Productivity is The Most Important Number No One Is Talking About
Economists are divided over the reasons behind the slowdown in U.S. productivity growth, but its effects on future economic growth are unquestionably negative.
In the fourth quarter of last year, U.S. productivity, defined roughly as output per hours worked, fell 1.8%, as the labor force added workers faster than production increased output. While investors should not lose sleep over one bad number—productivity is a notoriously volatile indicator—unfortunately the negative reading was consistent with a longer-term weakening trend. For all of 2014 productivity was basically flat. Since exiting the recession in 2009 productivity has averaged about 1.30%, a full percentage point below its long-term average.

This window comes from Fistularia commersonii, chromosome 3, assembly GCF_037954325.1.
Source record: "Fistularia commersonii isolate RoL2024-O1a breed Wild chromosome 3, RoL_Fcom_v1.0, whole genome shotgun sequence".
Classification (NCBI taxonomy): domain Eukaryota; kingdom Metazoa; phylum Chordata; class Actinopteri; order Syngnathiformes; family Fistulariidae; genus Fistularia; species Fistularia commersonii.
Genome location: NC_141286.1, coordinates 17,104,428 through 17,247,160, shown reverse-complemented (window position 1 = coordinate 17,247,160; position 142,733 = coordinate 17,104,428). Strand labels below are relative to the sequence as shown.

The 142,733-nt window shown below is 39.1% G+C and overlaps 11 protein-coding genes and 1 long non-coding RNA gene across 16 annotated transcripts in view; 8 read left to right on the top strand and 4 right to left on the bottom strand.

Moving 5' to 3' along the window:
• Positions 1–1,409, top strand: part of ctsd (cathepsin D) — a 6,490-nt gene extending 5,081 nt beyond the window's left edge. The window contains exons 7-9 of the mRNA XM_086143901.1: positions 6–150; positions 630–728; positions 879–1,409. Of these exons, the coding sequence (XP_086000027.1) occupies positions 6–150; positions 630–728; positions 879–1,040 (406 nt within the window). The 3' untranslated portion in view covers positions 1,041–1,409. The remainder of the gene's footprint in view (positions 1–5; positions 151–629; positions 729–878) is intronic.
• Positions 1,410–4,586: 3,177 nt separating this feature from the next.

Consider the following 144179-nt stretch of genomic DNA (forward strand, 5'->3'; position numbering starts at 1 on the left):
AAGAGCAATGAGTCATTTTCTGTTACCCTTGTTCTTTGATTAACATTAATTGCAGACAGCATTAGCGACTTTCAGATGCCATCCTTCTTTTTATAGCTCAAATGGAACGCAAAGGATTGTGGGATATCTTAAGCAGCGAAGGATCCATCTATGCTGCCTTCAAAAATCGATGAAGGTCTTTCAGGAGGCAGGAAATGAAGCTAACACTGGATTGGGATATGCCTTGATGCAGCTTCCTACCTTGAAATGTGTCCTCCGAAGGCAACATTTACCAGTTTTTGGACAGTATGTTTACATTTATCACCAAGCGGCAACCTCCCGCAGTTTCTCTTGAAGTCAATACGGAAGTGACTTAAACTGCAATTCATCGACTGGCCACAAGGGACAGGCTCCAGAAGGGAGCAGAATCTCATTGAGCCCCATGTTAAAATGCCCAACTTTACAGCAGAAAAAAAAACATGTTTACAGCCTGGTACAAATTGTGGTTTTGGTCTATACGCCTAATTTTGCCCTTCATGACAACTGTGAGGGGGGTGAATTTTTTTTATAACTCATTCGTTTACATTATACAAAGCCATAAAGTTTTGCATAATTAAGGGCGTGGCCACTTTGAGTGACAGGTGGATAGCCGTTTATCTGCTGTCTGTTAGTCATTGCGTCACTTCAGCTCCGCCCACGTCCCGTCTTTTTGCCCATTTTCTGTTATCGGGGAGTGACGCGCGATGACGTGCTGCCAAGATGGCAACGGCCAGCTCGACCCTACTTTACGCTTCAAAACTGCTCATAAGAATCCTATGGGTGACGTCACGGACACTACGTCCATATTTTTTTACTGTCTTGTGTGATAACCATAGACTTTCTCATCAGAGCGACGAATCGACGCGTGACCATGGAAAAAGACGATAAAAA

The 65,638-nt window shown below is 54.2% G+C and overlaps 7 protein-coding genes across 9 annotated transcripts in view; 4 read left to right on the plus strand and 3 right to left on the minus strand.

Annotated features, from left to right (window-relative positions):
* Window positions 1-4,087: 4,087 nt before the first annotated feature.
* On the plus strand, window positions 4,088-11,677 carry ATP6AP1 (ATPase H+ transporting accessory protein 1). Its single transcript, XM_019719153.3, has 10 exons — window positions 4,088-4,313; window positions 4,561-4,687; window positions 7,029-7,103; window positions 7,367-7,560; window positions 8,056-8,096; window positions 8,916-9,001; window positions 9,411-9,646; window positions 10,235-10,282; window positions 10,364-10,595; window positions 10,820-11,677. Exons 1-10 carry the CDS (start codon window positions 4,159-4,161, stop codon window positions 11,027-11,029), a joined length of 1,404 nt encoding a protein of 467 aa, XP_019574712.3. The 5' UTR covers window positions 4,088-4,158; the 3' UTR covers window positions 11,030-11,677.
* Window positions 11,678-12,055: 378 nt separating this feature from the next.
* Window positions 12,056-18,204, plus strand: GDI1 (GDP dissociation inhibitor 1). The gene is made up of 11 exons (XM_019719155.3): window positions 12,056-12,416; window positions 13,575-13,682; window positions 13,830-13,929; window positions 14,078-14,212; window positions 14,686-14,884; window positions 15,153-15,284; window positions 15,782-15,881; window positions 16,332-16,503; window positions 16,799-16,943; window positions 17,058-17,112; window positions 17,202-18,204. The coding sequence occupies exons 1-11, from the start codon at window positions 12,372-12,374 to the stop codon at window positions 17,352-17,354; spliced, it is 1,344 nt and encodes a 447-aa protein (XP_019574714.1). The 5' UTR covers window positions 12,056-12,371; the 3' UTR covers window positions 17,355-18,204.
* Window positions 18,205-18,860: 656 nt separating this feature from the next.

Should an environment of slower economic growth and modest gains in productivity continue in the U.S., what are the investment implications? First, corporate earnings growth is closely linked to real GDP, making performance of domestic companies more vulnerable. Second, because wages typically rise in-line with productivity over the long term, they probably will not pick up as much as the rebound in the labor market would imply without a faster acceleration in productivity (we are already experiencing this phenomenon). Lackluster wage growth means consumer spending, and ultimately earnings for consumer-oriented companies, will also grow at a slower pace. A slower pace of growth should not be construed as a disaster, but it is troubling for the long-term returns of a stock market that is already pricing in the best of all possible worlds.